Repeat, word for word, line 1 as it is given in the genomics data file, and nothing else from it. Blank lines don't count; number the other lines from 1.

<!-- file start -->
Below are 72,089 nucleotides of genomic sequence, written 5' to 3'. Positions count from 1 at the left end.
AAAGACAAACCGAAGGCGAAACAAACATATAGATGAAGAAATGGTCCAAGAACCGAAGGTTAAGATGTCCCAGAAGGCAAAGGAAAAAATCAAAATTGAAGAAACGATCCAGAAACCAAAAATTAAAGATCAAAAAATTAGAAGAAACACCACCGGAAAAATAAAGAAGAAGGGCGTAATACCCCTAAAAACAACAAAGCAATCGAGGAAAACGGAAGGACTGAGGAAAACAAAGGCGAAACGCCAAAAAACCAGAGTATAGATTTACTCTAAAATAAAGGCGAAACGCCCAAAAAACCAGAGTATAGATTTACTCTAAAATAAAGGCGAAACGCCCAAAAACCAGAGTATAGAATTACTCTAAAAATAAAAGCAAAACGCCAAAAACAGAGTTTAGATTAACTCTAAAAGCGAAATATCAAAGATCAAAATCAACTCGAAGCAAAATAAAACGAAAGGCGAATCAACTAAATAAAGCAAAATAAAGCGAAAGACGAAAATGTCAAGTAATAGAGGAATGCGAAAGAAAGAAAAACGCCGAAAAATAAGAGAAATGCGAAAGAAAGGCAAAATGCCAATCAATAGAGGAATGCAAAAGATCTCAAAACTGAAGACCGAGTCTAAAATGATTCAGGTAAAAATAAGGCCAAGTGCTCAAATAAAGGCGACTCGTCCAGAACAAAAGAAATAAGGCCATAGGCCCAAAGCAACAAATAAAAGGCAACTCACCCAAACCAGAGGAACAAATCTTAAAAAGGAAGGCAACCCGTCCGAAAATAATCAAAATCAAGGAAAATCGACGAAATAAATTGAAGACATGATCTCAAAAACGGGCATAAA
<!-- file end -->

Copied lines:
Below are 72,089 nucleotides of genomic sequence, written 5' to 3'. Positions count from 1 at the left end.